Wow, what a ride it's been since my last post! I should be well into the second guidebook by now, but, like the classic board game Snakes & Ladders, I landed on a square with a snake on it and have been forced back about five squares. Relax, it's not a snake bite, and there wasn't a real snake involved, instead it was an injury that necessitated medical assistance. More about that soon; first, let's get strapped in and start this roller coaster ride.
Just as I was finishing my last post I had the privilege of meeting Alienor Le Gouvello, who had just arrived at Innot Hot Springs. Alienor has nearly finished her BNT trek with her three ponies - a real inspiration! I got so caught up chatting about our BNT experiences so far and enjoying the offered beers that I neglected to take advantage of the good phone reception to phone ahead to the various stations to let them know I'll soon be passing through. "Sit back and relax and enjoy the beers" Alienor said, "It's ok, I'll ring them for you tomorrow." I'm still blown away by the Alienor's generosity, she even went through the second guidebook with me giving me tips and advice.
The next morning I woke as usual before sun up. Instead of setting off straight away, I typed up what I hoped to be more useful notes for Alienor than the rather inadequate "Maps 10, 11 and 12 will be a bit tricky" I'd shared with her the day before.
Setting off was straightforward enough and I was treated to a nice clear crisp morning to farewell Innot Hot Springs. If you are ever up this way, it really needs to be on your must-visit list!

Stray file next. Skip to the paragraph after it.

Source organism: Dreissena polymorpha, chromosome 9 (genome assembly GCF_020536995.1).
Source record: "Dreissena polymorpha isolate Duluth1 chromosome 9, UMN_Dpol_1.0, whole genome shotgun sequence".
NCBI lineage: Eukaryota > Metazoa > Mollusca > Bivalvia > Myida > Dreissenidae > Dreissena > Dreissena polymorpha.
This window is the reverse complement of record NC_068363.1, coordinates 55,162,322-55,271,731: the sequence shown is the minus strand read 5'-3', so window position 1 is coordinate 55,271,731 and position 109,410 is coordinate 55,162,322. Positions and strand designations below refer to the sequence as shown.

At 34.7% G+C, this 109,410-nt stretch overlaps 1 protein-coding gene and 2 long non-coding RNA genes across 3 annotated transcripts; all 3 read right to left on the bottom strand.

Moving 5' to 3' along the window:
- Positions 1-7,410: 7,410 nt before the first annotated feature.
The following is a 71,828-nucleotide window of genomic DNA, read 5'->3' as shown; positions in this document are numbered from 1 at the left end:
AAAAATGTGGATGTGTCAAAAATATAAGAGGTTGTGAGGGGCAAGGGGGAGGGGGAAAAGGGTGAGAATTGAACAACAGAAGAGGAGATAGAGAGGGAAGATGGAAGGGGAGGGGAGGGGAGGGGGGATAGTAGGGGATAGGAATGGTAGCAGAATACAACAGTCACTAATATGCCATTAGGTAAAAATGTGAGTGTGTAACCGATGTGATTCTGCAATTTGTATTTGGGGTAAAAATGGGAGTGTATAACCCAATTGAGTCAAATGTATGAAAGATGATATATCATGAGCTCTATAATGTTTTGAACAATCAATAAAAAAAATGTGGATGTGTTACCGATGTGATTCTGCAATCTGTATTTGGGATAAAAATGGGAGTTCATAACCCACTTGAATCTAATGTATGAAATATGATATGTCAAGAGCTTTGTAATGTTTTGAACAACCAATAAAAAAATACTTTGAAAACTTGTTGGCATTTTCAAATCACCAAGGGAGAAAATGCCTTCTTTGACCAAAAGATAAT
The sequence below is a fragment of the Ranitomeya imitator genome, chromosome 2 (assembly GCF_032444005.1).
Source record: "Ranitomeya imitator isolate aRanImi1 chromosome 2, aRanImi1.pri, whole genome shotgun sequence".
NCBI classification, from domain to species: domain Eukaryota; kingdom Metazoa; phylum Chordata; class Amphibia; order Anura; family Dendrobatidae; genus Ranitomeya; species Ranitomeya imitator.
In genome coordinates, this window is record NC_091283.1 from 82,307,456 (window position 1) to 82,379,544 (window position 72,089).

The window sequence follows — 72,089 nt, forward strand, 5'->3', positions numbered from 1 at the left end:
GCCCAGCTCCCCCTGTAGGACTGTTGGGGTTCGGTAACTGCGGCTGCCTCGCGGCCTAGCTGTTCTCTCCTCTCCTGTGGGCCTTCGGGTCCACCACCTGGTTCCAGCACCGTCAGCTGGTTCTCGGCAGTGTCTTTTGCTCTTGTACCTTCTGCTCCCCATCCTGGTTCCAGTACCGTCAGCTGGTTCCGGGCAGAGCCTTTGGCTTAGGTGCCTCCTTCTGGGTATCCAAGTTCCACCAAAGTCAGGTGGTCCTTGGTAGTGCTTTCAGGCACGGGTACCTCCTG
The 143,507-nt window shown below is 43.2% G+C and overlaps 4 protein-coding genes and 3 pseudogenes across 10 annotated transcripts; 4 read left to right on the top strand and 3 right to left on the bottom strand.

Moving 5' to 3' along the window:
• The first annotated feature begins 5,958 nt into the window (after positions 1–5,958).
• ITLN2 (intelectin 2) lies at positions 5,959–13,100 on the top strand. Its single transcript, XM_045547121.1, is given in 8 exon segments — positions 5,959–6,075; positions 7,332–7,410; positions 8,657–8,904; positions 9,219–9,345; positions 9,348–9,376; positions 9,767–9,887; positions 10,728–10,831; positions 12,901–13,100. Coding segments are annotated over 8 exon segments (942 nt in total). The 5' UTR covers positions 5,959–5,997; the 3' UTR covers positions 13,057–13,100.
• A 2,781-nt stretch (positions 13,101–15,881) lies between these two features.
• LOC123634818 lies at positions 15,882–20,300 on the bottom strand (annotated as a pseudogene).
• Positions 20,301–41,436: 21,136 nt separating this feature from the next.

Hang on folks, our little carriage is near the crest and we're approaching the corkscrew.
I was making good time when I came across a turnoff. The guidebook said turn left here, but the marker on a fence post seemingly indicated to continue straight on. I checked my GPS and the way point marker I'd plotted ages ago clearly had me going straight on. "Straight on it is then!" I muttered to myself. I got about 100m on when I saw another gate with a marker indicating I should go back the way I came. I thought to myself that I must have misunderstood the first marker and figured I'd stuffed up with my GPS plotting of this section during planning. Back I went and turned into the dirt road as per the guidebook instructions, looking for a fork in the road for where I should be going right. The right fork never materialised and after a few kilometres I consulted my GPS and could see I was totally off track. I figured I could probably continue on and pick up the trail further on, but decided against this after checking Google Earth. I was worried there might not be a way across the Herbert River so I decided to turn back . Bugger! Two hours and about eight kilometres wasted. I trudged back the way I came, muttering all sorts of nasty words describing my intelligence.
I passed this sign after getting on track and thought to myself "Well here it is, the place I've been told to go so many times over the years."
I finally got to camp around 3pm and found the awesome little spot Alienor had suggested. Apparently fresh water crocs frequent this area, but I was genuinely disappointed not to see one. I slept well with a fantastic camp fire that went all night thanks to a couple of honking great logs I found.
The next day I set off early and was excited because it was the last map for guidebook one. I was feeling pretty pleased with myself thinking I now deserved to be called a BNT trekker with one guidebook and about 500 kilometres under my belt.
The final day should have been easy; about 23kms following power lines and then a main road.